One study found acupuncture to be effective at treating psoriasis, particularly when western medicine has been exhausted. “Our experience indicates that acupuncture is induced an effective therapeutic modality for psoriasis, particularly when the western medical management is unsuccessful. We speculated about the possible involvement of the cutaneous reticuloendothelial system in the clearance of the skin lesions,” wrote the study’s researchers.
Give me a call today to learn how you can get back on track to better health!
If you suffer from headaches, you are not alone. Over 50 Million of us experience some form of a severe headache at some point in our lives. Whether you experience minor head pain or severe migraines, headaches can take valuable time out of your day and your life, and leave you searching for relief.
Spring is here! Yes! Except for the fact that many people don’t feel so hot this time of year.
The flu is—knock on wood—mostly behind us. Allergies have not quite exploded yet. So, why do so many of us feel off in the early days of spring?
You can kindly thank your Liver!
In acupuncture theory, humans are viewed as microcosms of the natural world that surrounds them. Seasons—particularly the transitional periods, when we move from one season to the next—factor significantly into how we feel.
Each season is linked with an organ system in the body, and spring’s system is Liver. This means that the Liver, as it adjusts to taking over the seasonal reigns, is especially vulnerable.
When the Liver is vulnerable, the functions throughout the body for which the Liver is responsible have a tendency to get out of whack.
Eventually, spring can become a time when the Liver and its associated functions thrive. However, during this transitional period, when the Liver is still finding its footing, certain symptoms commonly show up. Acupuncture improves these symptoms by restoring balance to the Liver system.
You Need Acupuncture If…
Here are seven signs that your Liver may need some acupuncture love:
You feel extra tense
In acupuncture, Liver is the system that’s responsible for smooth flow throughout the body. When the Liver is not functioning optimally, things like emotional stress, rigid posture, shallow breathing, and jaw clenching may become exacerbated.
You have headaches and other aches and pains
When things aren’t flowing smoothly, we start to experience what acupuncturists think of as stagnation-type symptoms. These include pain, and specifically pain that feels like pressure, tightness or restriction. Tension headaches and menstrual cramps are commonly worse this time of year.
Your muscles are really stiff
The Liver and its associated system, Gallbladder, nourish the body’s connective tissue, tendons and ligaments. You may notice increased stiffness, tension or tightness in your muscles and joints in the coming weeks.
You feel irritable and frustrated
Are you feeling more annoyed than charmed by the springtime sound of chirping birds? The emotional symptoms associated with Liver imbalances mimic the physical stagnation that happens. You may notice yourself feeling extra irritable or frustrated, perhaps more easily annoyed. There’s an emotional stuckness that can take hold in spring.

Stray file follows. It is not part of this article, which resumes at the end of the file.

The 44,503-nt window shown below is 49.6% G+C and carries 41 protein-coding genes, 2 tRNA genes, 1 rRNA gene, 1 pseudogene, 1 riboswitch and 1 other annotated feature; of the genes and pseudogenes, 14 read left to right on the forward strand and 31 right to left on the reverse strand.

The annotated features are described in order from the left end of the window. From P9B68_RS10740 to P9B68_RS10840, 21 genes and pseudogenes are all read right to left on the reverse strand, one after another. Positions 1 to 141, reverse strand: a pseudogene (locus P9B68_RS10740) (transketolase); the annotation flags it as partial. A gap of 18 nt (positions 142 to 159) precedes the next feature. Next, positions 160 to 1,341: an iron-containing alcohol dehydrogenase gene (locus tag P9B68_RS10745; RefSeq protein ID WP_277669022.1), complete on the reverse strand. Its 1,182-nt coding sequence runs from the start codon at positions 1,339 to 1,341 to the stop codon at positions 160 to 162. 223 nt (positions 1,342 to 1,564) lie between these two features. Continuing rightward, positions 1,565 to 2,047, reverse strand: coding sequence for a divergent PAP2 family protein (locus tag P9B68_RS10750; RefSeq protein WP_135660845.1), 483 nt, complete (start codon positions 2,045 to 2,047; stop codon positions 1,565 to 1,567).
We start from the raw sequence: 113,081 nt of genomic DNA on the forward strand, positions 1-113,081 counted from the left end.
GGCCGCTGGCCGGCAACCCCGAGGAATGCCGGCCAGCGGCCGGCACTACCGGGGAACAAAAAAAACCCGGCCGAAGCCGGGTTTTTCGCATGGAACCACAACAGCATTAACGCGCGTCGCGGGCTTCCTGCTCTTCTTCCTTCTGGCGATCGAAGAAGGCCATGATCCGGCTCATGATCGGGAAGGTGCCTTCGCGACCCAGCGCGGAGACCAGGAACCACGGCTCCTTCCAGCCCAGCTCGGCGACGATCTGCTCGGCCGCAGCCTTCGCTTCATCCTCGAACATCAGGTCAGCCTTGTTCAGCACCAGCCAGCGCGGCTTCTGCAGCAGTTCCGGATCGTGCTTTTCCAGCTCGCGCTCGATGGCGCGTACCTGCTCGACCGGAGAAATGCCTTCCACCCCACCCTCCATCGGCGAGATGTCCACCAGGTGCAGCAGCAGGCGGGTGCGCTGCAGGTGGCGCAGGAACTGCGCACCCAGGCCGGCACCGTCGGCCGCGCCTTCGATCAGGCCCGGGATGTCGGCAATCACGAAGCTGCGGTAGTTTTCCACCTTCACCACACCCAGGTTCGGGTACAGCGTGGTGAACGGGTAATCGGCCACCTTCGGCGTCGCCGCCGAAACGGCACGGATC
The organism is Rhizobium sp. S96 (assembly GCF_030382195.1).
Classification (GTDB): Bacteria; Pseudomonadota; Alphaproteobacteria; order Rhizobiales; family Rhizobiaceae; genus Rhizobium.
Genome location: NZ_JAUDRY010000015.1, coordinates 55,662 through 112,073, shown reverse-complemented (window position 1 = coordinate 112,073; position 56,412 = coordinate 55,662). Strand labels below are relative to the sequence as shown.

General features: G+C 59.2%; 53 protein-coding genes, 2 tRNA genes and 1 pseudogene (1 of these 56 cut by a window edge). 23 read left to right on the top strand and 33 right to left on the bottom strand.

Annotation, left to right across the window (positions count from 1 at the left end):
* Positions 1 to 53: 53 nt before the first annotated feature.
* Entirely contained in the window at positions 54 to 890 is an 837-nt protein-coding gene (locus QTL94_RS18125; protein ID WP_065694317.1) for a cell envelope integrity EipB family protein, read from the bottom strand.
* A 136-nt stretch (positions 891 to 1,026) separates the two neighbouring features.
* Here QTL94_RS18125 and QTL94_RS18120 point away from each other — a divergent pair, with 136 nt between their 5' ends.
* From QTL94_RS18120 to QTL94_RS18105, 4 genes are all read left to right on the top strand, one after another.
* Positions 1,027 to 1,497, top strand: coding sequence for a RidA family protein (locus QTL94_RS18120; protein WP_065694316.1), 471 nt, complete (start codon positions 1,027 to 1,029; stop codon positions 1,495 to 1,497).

Your fuse is shorter than usual
All organ systems in acupuncture have an associated emotion. Liver’s emotion is anger. A healthy dose of anger helps complete a balanced emotional profile. However, when the Liver isn’t appropriately keeping things in check, there is a tendency for anger to rise up. Along with feeling irritable, you may have a harder time than usual controlling your anger.
Your digestion is messed up
Healthy digestion is heavily dependent on consistent and smooth movement throughout the whole body. When the Liver fails to maintain flow, digestive disturbances can easily occur. There’s also the whole brain-gut connection. When emotional stress is higher than usual, digestive function naturally declines.
Your eyes are bothering you
Just as all organ systems have an associated emotion, they also have an associated sense. Sight goes with the Liver system, so any issues related to eye health are usually attributed, at least in part, to a Liver imbalance. This can include poor vision as well as eye pain and fatigue, and dry eyes. This simple exercise can help.
The Springtime Acupressure Point
If you only remember one acupuncture point all spring, it should be Liver 3.
Located on the foot, between the first and second toes(see picture at right), Liver 3 is the source point on the Liver channel.
Source points behave sort of like central stations on subway lines. They are hubs where internal and external energies gather and transform. They are single, high-concentration points that grant access to the larger system.
Any time of year, Liver 3 is a go-to point for stagnation throughout the body. Because of the spring–Liver connection, the point is doubly useful for addressing springtime stagnation-type symptoms.
Applying acupressure to Liver 3 will help get things moving like no other point. Poke around the point area until you discover a tender spot. Liver 3, if pressed firmly enough, is sensitive on most people.
Once you have the point, apply firm pressure. This should feel a little achy. The more the better on this point, so feel free to do this acupressure exercise anytime your bare feet are available. Liver 3 can be pressed on one or both sides.
If you like gadgets, this acupressure devicecan be used for Liver 3. It was designed for Large Intestine 4, a point on the hand, but it also fits nicely and works just as well on Liver 3 (see picture at left).
If in the coming weeks you experience some tell-tale signs of a Liver imbalance, don’t get down on yourself—they’re completely normal during the seasonal transition. A little acupuncture will help realign your system so that you can enjoy the wonders of spring.